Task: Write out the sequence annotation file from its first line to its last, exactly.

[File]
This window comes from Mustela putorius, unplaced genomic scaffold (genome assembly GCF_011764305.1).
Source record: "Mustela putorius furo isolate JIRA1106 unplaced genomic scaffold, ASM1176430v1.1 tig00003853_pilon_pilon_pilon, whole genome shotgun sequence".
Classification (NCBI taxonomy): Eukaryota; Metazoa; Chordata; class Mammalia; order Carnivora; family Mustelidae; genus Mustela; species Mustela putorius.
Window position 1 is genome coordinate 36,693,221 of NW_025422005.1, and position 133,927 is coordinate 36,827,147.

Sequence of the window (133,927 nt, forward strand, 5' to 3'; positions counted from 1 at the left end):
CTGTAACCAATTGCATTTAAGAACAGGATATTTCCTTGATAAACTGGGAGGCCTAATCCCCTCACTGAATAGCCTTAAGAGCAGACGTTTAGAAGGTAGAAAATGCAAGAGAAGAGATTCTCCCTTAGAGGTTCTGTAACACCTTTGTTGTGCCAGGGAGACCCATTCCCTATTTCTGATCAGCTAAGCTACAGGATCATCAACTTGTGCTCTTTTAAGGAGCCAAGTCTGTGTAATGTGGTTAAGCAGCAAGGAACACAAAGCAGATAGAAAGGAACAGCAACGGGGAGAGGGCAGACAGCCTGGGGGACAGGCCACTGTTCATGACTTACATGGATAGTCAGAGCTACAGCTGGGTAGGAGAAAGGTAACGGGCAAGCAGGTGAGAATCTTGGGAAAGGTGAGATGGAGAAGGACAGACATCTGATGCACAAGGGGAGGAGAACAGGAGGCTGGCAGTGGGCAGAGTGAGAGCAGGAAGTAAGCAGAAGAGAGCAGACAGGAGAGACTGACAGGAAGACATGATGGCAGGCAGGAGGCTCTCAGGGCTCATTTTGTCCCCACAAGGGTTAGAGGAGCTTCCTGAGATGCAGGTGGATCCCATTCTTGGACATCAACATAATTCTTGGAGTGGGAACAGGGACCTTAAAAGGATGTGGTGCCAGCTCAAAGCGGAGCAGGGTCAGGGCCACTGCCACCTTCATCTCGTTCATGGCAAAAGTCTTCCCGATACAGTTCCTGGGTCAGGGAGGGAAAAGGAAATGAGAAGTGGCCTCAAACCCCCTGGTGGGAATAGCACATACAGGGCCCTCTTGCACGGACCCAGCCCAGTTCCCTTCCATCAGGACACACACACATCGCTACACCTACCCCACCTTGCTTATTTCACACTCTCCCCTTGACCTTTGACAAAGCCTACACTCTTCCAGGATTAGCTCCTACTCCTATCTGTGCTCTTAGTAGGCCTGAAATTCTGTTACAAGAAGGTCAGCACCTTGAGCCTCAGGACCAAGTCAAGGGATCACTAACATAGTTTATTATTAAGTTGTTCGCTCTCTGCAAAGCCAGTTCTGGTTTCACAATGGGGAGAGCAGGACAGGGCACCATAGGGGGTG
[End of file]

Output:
This window comes from Mustela putorius, unplaced genomic scaffold (genome assembly GCF_011764305.1).
Source record: "Mustela putorius furo isolate JIRA1106 unplaced genomic scaffold, ASM1176430v1.1 tig00003853_pilon_pilon_pilon, whole genome shotgun sequence".
Classification (NCBI taxonomy): Eukaryota; Metazoa; Chordata; class Mammalia; order Carnivora; family Mustelidae; genus Mustela; species Mustela putorius.
Window position 1 is genome coordinate 36,693,221 of NW_025422005.1, and position 133,927 is coordinate 36,827,147.

Sequence of the window (133,927 nt, forward strand, 5' to 3'; positions counted from 1 at the left end):
CTGTAACCAATTGCATTTAAGAACAGGATATTTCCTTGATAAACTGGGAGGCCTAATCCCCTCACTGAATAGCCTTAAGAGCAGACGTTTAGAAGGTAGAAAATGCAAGAGAAGAGATTCTCCCTTAGAGGTTCTGTAACACCTTTGTTGTGCCAGGGAGACCCATTCCCTATTTCTGATCAGCTAAGCTACAGGATCATCAACTTGTGCTCTTTTAAGGAGCCAAGTCTGTGTAATGTGGTTAAGCAGCAAGGAACACAAAGCAGATAGAAAGGAACAGCAACGGGGAGAGGGCAGACAGCCTGGGGGACAGGCCACTGTTCATGACTTACATGGATAGTCAGAGCTACAGCTGGGTAGGAGAAAGGTAACGGGCAAGCAGGTGAGAATCTTGGGAAAGGTGAGATGGAGAAGGACAGACATCTGATGCACAAGGGGAGGAGAACAGGAGGCTGGCAGTGGGCAGAGTGAGAGCAGGAAGTAAGCAGAAGAGAGCAGACAGGAGAGACTGACAGGAAGACATGATGGCAGGCAGGAGGCTCTCAGGGCTCATTTTGTCCCCACAAGGGTTAGAGGAGCTTCCTGAGATGCAGGTGGATCCCATTCTTGGACATCAACATAATTCTTGGAGTGGGAACAGGGACCTTAAAAGGATGTGGTGCCAGCTCAAAGCGGAGCAGGGTCAGGGCCACTGCCACCTTCATCTCGTTCATGGCAAAAGTCTTCCCGATACAGTTCCTGGGTCAGGGAGGGAAAAGGAAATGAGAAGTGGCCTCAAACCCCCTGGTGGGAATAGCACATACAGGGCCCTCTTGCACGGACCCAGCCCAGTTCCCTTCCATCAGGACACACACACATCGCTACACCTACCCCACCTTGCTTATTTCACACTCTCCCCTTGACCTTTGACAAAGCCTACACTCTTCCAGGATTAGCTCCTACTCCTATCTGTGCTCTTAGTAGGCCTGAAATTCTGTTACAAGAAGGTCAGCACCTTGAGCCTCAGGACCAAGTCAAGGGATCACTAACATAGTTTATTATTAAGTTGTTCGCTCTCTGCAAAGCCAGTTCTGGTTTCACAATGGGGAGAGCAGGACAGGGCACCATAGGGGGTG